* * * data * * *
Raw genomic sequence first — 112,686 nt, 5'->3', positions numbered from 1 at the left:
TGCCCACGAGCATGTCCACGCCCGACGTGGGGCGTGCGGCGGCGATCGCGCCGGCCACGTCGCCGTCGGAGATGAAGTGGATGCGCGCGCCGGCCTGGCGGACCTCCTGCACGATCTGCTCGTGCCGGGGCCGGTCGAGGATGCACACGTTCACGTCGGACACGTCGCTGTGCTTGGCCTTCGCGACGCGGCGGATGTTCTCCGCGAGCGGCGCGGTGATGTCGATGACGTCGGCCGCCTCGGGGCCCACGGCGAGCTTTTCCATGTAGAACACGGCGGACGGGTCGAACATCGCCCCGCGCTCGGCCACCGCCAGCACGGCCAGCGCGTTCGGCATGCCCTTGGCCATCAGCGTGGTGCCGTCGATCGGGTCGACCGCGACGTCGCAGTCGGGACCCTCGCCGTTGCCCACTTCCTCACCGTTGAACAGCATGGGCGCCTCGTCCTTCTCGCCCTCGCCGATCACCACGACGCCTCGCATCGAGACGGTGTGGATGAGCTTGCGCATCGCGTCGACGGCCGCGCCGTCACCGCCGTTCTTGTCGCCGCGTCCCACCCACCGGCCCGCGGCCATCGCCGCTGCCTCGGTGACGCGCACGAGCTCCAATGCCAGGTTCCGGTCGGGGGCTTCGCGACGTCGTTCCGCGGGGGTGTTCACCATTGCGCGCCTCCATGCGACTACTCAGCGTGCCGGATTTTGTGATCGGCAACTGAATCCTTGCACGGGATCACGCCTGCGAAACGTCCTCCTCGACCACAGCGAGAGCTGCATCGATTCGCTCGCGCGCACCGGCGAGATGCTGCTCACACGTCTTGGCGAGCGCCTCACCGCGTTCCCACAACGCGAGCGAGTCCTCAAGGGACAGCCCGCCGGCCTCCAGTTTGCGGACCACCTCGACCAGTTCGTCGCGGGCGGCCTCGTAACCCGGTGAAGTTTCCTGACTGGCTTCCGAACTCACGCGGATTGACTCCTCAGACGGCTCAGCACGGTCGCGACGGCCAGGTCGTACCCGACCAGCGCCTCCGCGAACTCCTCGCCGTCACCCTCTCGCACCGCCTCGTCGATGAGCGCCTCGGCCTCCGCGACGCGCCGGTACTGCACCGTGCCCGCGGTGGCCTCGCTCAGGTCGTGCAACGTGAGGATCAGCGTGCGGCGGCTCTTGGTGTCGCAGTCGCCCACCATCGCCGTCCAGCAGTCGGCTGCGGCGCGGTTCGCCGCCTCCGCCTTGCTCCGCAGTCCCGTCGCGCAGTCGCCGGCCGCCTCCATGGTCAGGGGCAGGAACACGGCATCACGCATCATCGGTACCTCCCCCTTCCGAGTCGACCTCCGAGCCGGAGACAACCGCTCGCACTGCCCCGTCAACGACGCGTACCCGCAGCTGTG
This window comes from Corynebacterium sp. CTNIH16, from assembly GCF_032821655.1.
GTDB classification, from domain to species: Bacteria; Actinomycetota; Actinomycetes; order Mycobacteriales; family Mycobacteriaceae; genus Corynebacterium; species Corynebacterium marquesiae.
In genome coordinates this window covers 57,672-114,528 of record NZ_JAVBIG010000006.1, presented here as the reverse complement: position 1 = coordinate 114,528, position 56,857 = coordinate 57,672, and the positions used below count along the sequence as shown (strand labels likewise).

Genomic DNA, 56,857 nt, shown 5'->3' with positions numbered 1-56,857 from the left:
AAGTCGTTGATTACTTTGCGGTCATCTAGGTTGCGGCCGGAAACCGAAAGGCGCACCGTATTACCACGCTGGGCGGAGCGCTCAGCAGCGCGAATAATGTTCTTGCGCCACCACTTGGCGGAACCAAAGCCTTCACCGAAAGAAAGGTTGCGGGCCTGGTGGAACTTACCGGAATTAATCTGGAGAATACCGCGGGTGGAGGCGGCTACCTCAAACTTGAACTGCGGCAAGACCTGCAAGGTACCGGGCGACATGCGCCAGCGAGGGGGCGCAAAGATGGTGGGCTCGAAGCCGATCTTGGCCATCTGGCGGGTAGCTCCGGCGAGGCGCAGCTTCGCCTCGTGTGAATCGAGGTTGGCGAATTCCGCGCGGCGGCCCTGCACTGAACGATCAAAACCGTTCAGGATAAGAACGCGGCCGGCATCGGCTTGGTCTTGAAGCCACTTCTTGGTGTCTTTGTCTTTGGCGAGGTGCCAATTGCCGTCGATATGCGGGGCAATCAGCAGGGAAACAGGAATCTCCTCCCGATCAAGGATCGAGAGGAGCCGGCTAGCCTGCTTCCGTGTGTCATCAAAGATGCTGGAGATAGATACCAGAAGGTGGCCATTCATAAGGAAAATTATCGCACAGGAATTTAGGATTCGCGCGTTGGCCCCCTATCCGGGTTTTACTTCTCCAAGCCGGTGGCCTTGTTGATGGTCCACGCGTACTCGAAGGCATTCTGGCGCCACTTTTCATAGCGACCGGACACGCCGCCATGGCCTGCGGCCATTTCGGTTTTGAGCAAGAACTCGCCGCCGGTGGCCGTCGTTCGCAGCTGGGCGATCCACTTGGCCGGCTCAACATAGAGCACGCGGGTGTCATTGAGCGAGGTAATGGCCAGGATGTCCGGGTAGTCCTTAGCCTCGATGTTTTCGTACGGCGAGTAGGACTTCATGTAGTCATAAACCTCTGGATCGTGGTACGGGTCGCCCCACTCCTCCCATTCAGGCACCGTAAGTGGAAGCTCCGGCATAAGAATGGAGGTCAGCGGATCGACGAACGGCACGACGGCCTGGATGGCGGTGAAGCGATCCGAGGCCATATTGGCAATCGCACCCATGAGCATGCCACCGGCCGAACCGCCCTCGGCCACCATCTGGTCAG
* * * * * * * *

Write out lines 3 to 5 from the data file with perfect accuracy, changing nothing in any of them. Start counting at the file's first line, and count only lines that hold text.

This window comes from Corynebacterium sp. CTNIH16, from assembly GCF_032821655.1.
GTDB classification, from domain to species: Bacteria; Actinomycetota; Actinomycetes; order Mycobacteriales; family Mycobacteriaceae; genus Corynebacterium; species Corynebacterium marquesiae.
In genome coordinates this window covers 57,672-114,528 of record NZ_JAVBIG010000006.1, presented here as the reverse complement: position 1 = coordinate 114,528, position 56,857 = coordinate 57,672, and the positions used below count along the sequence as shown (strand labels likewise).